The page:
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Pen IN Hand
Youíve been a writer for some quite some time. But you're not published yet. Hmmm. The situation begs the question, "What are you doing about that?"
Here's where the mundane part of a writer's life kicks in. You want to write, to create, to inform, to entertain, to blister the page with compelling sales copy Ė but you don't have time for all that other stuff, like queries, promotion, networking, connection-building and all that stuff that just slows down your writing. Right?
Here's the thing. You must have goals. Your creativity wants to run wild and that's fine. But you still need goals if you want to be published, and published on a regular basis. You also need to do what you promise Ė to yourself and publishers.
So, let's take things one at a time.
First, submit queries on a regular basis. Design yourself a schedule. That's not to say you can't break it on occasion, but if you have self-imposed deadlines staring you in the face, most of the time itíll help you complete projects. In general you need to find the pattern that suits you best. Here, for your edification, is mine:
If I'm writing a novel, I wait until I have most of it completed. Then I write a synopsis if I didn't do it before I began. Then I set up a query sequence. I scope out a number of publishers who are appropriate to what I've written. Don't think you can send a science fiction novel to a publisher who's asking for mysteries and get published. (Don't laugh. This still happens to editors time after time). You canít, and wonít.
With prospective publishers listed, I create a file for the book and compose my query letter. I lead with a good hook, possibly a line from the book, then a brief sentence or two about the book, then a short paragraph about myself, which includes my case for why I can, and will, give them a great book.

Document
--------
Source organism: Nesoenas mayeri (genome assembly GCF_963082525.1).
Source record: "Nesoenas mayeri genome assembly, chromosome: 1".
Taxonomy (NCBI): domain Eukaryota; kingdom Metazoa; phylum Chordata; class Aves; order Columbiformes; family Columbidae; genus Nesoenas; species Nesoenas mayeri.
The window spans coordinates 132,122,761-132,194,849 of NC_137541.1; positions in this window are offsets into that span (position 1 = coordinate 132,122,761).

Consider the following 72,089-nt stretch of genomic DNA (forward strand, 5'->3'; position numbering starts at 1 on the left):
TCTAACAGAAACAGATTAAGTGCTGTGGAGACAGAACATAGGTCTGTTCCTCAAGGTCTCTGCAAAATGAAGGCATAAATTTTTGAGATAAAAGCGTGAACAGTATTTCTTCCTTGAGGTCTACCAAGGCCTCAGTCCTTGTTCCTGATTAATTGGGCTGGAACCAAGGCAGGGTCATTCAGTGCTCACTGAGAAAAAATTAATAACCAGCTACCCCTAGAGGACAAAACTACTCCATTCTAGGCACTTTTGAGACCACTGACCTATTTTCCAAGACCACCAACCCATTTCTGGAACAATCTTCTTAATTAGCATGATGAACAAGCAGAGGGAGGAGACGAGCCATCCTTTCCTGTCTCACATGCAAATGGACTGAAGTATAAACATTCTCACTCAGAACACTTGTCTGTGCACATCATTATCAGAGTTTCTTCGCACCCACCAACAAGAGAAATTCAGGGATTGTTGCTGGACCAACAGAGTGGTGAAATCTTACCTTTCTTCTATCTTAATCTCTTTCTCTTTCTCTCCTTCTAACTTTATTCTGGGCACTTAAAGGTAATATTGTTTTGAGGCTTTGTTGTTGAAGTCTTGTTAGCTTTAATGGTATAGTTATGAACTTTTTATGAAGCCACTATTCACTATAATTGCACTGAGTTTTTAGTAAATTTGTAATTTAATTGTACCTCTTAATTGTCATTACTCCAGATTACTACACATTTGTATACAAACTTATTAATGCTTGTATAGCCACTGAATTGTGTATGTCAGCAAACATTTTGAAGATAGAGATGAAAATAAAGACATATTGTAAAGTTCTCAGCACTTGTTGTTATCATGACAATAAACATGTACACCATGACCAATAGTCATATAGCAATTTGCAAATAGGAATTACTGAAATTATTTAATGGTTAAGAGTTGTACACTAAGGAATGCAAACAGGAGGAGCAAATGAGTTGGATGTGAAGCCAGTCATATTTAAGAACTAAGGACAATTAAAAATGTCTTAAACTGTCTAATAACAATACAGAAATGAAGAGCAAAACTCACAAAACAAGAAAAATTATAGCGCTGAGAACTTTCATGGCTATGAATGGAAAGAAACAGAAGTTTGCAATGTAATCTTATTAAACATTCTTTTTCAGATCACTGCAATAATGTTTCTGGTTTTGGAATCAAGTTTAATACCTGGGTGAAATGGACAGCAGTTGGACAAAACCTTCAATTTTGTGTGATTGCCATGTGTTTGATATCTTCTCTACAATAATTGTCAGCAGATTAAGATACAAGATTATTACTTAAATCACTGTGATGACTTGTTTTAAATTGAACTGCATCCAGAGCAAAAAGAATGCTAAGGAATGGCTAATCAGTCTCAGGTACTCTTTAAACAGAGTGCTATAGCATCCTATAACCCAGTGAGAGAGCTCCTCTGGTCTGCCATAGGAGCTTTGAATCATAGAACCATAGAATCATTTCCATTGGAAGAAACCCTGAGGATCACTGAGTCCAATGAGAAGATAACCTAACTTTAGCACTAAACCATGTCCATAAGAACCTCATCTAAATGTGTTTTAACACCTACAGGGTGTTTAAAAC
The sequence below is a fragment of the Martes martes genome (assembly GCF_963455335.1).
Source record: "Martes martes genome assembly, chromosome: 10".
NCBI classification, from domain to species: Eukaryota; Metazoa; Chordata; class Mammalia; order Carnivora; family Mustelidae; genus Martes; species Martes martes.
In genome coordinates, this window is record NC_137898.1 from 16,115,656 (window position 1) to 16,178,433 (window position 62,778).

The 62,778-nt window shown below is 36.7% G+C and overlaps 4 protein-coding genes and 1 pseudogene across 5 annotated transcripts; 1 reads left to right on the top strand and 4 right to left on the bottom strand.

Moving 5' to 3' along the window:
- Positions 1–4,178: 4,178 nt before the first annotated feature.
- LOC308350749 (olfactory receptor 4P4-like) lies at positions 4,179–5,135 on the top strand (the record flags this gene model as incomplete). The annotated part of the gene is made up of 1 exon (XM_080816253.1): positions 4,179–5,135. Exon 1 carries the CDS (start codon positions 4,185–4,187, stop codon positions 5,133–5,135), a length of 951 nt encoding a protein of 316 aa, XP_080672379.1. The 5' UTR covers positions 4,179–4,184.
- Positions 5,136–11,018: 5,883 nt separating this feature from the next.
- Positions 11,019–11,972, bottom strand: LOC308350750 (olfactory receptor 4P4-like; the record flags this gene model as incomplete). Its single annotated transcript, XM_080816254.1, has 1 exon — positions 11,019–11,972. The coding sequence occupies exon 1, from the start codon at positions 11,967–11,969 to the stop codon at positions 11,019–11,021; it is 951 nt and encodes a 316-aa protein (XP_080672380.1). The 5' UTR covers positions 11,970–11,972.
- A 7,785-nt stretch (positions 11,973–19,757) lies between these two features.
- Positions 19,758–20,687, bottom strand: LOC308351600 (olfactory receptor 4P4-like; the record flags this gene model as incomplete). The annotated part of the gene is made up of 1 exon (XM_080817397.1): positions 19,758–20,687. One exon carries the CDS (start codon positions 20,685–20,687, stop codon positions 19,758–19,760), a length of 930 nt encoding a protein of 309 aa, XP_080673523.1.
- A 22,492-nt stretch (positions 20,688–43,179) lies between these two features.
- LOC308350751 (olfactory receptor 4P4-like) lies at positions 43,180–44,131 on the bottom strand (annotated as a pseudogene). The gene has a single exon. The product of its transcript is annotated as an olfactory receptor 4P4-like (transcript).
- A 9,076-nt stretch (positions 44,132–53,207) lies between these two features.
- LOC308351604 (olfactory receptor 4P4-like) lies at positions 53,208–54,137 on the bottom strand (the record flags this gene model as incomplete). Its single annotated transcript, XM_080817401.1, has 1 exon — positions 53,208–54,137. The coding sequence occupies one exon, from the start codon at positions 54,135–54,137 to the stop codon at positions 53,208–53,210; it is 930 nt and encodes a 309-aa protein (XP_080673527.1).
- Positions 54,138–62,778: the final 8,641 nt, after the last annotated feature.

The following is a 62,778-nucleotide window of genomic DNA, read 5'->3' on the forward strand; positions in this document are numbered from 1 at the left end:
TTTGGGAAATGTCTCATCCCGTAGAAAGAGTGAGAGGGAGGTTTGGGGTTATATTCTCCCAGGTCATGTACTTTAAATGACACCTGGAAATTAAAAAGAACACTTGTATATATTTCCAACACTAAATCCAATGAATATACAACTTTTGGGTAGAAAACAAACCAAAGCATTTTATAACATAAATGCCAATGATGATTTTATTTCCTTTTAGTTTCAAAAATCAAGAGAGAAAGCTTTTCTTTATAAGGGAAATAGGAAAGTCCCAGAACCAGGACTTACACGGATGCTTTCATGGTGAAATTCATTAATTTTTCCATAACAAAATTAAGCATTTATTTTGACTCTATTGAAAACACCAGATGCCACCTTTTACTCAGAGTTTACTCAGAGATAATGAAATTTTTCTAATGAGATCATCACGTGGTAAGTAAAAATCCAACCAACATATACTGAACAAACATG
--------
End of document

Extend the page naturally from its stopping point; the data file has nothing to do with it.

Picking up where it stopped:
At this point in the letter, if the manuscript isn't complete, tell them so. But then youíd better have something up your sleeve that will convince them you really will finish the manuscript, and on their timetable.
Most publishers who'll look at work from previously unpublished or self-represented authors want to know if a manuscript is immediately available. Same thing applies if you're writing screenplays on spec. If you get the attention of a producer with a logline or treatment, youíd be advised to have script in hand.
Itís crucial, in general, to check in the publisher's guidelines. Here, specifically, youíll learn whether or not they'll accept simultaneous submissions. Unless there's a compelling reason to do otherwise, I'll usually go with the ones who do. Otherwise you wait until the other side of forever to hear back from one before you can submit to another.
If there is a compelling reason to submit to that exclusivity-minded publisher, include a simple, diplomatic statement in your letter that you will be submitting to other publishers once the response time has expired. Then track it, and make sure you do submit elsewhere if you don't get a positive response.
If you're submitting to those who do accept simultaneous submissions don't try to use it as a club to demand a quick response. Be polite and keep sending those queries out. I usually try to send two to four per week, and I usually do it first thing, before I begin my creative writing for the day.
Once you have a query letter set up on your computer it's a snap to make changes, so donít forget to personalize the letter, tweaking it each time with, say, an informed remark about the publishing house and its appeal, or a nod to a book youíve read from their catalogue.
Finally, one simple edict: keep putting out those submissions and tracking them. You'll get rejections, of course, even lots of them. Maybe mostly them.
You'll also, with persistence, get published.
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